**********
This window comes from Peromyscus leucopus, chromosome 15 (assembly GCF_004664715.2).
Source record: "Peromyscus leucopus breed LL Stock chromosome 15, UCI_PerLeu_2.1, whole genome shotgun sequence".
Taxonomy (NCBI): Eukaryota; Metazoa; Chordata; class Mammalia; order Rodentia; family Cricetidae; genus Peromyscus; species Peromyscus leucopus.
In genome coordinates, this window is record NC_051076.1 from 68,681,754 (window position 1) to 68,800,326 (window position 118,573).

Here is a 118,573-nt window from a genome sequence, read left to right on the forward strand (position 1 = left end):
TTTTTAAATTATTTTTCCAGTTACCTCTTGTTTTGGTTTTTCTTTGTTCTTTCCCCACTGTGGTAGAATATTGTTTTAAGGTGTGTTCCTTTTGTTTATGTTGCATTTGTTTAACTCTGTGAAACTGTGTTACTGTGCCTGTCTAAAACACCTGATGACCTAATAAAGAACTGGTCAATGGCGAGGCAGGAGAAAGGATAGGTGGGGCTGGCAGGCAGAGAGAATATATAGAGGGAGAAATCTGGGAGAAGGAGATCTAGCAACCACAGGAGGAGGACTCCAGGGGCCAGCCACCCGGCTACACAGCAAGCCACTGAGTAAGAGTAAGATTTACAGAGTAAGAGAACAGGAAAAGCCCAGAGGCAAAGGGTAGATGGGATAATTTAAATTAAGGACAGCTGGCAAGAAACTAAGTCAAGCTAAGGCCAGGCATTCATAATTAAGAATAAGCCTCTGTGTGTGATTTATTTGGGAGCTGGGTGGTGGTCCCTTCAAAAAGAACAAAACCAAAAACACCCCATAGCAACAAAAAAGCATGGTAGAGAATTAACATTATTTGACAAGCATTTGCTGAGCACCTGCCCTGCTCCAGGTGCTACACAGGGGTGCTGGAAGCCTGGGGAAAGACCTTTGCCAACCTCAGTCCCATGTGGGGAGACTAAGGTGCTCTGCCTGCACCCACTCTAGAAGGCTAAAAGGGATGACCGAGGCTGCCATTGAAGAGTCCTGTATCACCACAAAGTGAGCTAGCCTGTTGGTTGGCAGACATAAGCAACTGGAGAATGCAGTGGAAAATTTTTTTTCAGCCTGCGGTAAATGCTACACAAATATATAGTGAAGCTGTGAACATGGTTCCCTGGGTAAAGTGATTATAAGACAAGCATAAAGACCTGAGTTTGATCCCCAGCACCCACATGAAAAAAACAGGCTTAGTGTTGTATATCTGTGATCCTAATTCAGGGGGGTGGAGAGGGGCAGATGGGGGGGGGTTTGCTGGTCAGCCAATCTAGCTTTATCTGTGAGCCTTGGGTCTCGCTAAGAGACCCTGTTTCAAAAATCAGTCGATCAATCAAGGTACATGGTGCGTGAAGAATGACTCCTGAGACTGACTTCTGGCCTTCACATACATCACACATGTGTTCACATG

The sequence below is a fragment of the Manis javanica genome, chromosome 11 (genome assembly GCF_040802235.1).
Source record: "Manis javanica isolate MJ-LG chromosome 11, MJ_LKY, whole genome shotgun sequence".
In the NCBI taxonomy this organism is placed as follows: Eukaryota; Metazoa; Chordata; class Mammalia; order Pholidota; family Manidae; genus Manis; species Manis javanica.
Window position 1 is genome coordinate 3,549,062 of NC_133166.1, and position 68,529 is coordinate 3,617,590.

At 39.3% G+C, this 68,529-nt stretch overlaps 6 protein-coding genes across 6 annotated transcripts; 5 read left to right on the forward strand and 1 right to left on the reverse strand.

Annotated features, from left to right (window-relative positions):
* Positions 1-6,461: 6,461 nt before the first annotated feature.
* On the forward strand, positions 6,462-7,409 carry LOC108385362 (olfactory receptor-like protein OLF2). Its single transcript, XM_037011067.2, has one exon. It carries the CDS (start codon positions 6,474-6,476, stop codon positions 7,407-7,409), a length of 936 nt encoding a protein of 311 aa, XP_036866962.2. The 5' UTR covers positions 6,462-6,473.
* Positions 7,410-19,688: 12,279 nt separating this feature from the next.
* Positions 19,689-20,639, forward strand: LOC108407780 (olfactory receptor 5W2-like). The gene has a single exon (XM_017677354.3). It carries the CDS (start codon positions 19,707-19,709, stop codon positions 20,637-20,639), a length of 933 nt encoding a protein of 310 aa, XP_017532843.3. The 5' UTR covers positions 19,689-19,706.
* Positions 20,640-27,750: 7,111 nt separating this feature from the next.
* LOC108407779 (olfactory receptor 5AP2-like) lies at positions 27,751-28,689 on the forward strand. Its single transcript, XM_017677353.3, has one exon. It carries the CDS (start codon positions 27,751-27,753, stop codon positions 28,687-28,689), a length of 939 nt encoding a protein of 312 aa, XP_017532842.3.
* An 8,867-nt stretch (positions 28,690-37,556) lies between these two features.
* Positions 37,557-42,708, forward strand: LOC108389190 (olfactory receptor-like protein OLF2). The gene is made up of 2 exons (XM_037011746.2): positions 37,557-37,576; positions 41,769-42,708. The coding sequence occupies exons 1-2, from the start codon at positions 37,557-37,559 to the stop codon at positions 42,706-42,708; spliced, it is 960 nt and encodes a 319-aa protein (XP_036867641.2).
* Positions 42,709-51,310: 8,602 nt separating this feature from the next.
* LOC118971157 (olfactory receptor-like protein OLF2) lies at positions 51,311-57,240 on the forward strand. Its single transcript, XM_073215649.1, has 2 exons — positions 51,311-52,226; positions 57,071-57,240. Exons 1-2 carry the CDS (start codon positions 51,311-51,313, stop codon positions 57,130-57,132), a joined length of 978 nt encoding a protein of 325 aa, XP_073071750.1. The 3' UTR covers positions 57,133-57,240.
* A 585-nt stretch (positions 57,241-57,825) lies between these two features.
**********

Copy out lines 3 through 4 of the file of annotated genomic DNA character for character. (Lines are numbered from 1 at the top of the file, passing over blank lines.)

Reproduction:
Taxonomy (NCBI): Eukaryota; Metazoa; Chordata; class Mammalia; order Rodentia; family Cricetidae; genus Peromyscus; species Peromyscus leucopus.
In genome coordinates, this window is record NC_051076.1 from 68,681,754 (window position 1) to 68,800,326 (window position 118,573).